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Stranger in a Strange Land (Uncut Edition) (1991)

by Robert A. Heinlein

Other authors: See the other authors section.

MembersReviewsPopularityAverage ratingMentions
8,604148909 (3.8)210
The epic saga of an earthling, born and educated on Mars, who arrives on our planet with superhuman powers and a total ignorance of the mores of man.
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    Zen and the Art of Motorcycle Maintenance: An Inquiry into Values by Robert M. Pirsig (emf1123)
    emf1123: If you're in your late teens, reading both of these books back to back (stranger in a strange land, zen and the art of motorcycle maintenance) is a good quality mindfuck. I doubt that either have the same influence as one ages, though.
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» See also 210 mentions

English (148)  Bulgarian (1)  All languages (149)
Showing 1-5 of 148 (next | show all)
This book was listed in a book I have for 1000 books one must read. it didn't do it for me. Laying aside the misogyny I think the main weakness of this book is that it isn't Science Fiction. Rather the interesting set up of Tarzan from Mars was a ruse to enable Heinlein to regale us at length with his opinions on life, religion, politics, art etc. There was some similarity in the plot idea to Wyndham's The Midwich Cuckoos. But the huge difference is that Wyndham cranked up the tension cleverly to an exciting and memorable conclusion. This was soulless and boring in comparison. ( )
  Joe_Gargery | Aug 29, 2023 |
Is a captivating sci-fi novel that explores the concept of a human raised on Mars returning to Earth. It delves into themes of culture clash, spirituality, and the search for identity. A must-read for science fiction enthusiasts!
  tuba12 | Aug 26, 2023 |
Why did I ever like this? ( )
  dianeham | Dec 22, 2022 |
I was interested to read the "uncut" version of Stranger in a Strange Land. I first read the shorter version in the 1960s or early 70s and it was quite a lengthy book for the time, probably twice if not three times the length of the average science fiction novel. I did not expect it to be so boring and so talky. In my opinion, the editors had good reason to ask for the cuts. The drastic cuts made for what I remember as a much more readable book. The sexism is hard to swallow in the 21st century. Was it a book of its time? Yes, I suppose so. It probably reflects the idea (false then as now) that women don't read SF. I think it says a lot for how blatant the sexism in SiaSL is, that one of my strongest impressions of the book after fifty years is mild distaste at Jubal Henshaw's stable of nubile secretaries, one in each hair colour, all stacked and all ready to climb out of the pool undressed to take his dictation in turn. Somebody's wet dream. Even at a time when I was quite prepared to ignore sexism in SF and in real life, there was too much in SiaSL to ignore. Details such as the carny sideshows, 50s style media and advertising (coming to you live, but first a word from our sponsor), view-phone calls that were in black and white, didn't really raise attention in 1970 because they were in the recent past even for a teenager. (Not the video calls, but the black and white screen!) They certainly make the book seem odd today though.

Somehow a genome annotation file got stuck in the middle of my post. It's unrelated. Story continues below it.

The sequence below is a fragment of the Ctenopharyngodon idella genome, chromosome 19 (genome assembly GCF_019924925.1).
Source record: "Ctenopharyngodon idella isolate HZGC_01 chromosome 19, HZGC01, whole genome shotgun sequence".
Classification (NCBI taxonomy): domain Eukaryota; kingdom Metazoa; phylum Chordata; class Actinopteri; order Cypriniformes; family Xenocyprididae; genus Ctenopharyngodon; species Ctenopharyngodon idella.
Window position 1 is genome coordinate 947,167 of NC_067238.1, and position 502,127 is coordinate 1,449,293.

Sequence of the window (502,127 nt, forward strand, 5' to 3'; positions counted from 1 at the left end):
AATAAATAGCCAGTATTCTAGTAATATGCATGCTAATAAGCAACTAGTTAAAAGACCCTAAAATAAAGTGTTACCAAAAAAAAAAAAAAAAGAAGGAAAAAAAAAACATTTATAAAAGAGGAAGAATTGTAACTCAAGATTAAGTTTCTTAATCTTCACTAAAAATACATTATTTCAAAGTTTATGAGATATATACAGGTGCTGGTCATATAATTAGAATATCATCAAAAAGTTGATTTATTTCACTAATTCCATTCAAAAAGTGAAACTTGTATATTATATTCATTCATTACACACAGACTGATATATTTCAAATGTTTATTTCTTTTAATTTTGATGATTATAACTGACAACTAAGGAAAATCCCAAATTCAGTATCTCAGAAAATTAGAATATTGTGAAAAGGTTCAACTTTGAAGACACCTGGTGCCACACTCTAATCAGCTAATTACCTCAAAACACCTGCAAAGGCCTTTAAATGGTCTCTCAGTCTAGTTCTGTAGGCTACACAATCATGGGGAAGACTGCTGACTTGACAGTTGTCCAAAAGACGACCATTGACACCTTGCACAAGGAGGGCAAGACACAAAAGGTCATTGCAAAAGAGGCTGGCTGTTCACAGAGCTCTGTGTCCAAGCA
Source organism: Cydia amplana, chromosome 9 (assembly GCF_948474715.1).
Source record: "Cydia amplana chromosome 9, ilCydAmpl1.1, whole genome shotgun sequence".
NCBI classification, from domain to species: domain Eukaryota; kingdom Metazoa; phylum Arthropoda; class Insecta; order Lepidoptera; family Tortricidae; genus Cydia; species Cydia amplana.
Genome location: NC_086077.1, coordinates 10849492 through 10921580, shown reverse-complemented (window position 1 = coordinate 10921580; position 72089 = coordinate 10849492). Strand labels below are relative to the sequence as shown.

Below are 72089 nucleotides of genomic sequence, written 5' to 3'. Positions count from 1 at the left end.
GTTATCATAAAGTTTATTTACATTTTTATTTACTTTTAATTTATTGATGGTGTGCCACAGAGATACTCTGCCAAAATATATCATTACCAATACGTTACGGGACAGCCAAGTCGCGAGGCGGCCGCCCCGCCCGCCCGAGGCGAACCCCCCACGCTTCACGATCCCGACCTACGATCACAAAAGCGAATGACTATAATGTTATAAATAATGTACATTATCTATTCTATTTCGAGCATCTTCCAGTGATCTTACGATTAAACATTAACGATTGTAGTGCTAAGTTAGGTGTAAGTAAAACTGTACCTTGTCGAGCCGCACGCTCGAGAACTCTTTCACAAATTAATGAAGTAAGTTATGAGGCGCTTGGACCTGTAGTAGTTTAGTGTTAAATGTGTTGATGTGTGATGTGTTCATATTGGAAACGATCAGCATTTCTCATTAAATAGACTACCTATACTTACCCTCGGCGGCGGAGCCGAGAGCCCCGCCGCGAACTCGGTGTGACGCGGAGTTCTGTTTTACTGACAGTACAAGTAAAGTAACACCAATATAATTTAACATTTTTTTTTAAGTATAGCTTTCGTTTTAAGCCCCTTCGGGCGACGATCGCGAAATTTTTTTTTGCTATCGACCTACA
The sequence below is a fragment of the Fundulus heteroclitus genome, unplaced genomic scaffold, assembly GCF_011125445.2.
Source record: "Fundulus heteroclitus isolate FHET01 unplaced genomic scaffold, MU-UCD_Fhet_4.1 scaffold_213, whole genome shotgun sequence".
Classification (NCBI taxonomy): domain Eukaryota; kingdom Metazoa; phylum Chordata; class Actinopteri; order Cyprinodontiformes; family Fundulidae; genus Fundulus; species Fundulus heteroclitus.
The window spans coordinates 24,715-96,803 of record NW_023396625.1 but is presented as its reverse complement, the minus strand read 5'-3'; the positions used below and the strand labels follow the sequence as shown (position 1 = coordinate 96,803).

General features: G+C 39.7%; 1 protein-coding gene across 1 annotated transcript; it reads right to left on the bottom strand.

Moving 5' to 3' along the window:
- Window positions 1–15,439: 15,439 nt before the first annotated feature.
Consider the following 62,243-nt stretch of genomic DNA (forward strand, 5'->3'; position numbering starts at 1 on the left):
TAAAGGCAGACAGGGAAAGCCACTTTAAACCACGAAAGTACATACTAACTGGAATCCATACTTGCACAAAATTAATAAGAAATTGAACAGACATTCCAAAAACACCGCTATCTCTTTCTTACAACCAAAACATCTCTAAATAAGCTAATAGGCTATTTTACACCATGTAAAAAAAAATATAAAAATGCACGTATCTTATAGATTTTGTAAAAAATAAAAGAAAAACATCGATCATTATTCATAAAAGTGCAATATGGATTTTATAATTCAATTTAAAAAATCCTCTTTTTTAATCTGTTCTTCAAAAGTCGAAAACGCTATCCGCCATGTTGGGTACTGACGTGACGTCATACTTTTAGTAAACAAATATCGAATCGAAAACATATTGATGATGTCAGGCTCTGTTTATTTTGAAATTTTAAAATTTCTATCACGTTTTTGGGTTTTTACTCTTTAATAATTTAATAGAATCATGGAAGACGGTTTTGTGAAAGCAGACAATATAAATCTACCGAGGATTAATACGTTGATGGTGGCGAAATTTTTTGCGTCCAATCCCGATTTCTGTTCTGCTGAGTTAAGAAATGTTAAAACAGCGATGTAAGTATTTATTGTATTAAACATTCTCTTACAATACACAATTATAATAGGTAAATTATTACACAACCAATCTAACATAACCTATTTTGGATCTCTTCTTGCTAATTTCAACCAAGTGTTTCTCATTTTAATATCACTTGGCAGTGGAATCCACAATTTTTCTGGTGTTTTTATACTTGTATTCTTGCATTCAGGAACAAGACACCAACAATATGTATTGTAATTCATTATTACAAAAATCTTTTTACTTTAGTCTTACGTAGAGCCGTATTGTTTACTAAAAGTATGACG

I found it really difficult to get through this book and I don't fancy rereading the 1961 edition to see if it is a less boring read. I'm going to say that Virginia Heinlein did a masterful job of marketing the cuts as having taken out the juicy bits that the 1960s weren't ready to accept, but I think it was a valid editorial decision on the grounds of readability! ( )
  muumi | Nov 27, 2022 |
This is a book that it seems like I should like. It deals with issues of religion, including a strong critique of religion as we know it, presents socially progressive ideas about sex and relationships, and relies upon a fundamentally humanist, individualist philosophy. ( )
  Iqrakhalid | Sep 12, 2022 |
Showing 1-5 of 148 (next | show all)
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» Add other authors (3 possible)

Author nameRoleType of authorWork?Status
Robert A. Heinleinprimary authorall editionscalculated
Heinlein, VirginiaPrefacesecondary authorsome editionsconfirmed
Hundertmarck, RosemarieTranslatorsecondary authorsome editionsconfirmed
Schumacher, RainerTranslatorsecondary authorsome editionsconfirmed
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Once upon a time when the world was young there was a Martian named Smith.
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(Click to show. Warning: May contain spoilers.)
Disambiguation notice
Please distinguish this "original, uncut" version of Heinlein's Stranger in a Strange Land (1991) from its edited first publication (1961). This would be ISBN #s 0-399-13586-3, 0-450-54267-X and 0-441-78838-6 and Science Fiction Book Club editions of 1991 (#17697 and a leather bound edition). There is a 60,000 word difference between the two. Thank you.
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The epic saga of an earthling, born and educated on Mars, who arrives on our planet with superhuman powers and a total ignorance of the mores of man.

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Raised by Martians on Mars, Valentine Michael Smith is a human who has never seen another member of his species. Sent to Earth, he is a stranger who must learn what it is to be a man. But his own beliefs and his powers far exceed the limits of humankind, and as he teaches them about grokking and water-sharing, he also inspires a transformation that will alter Earth’s inhabitants forever...
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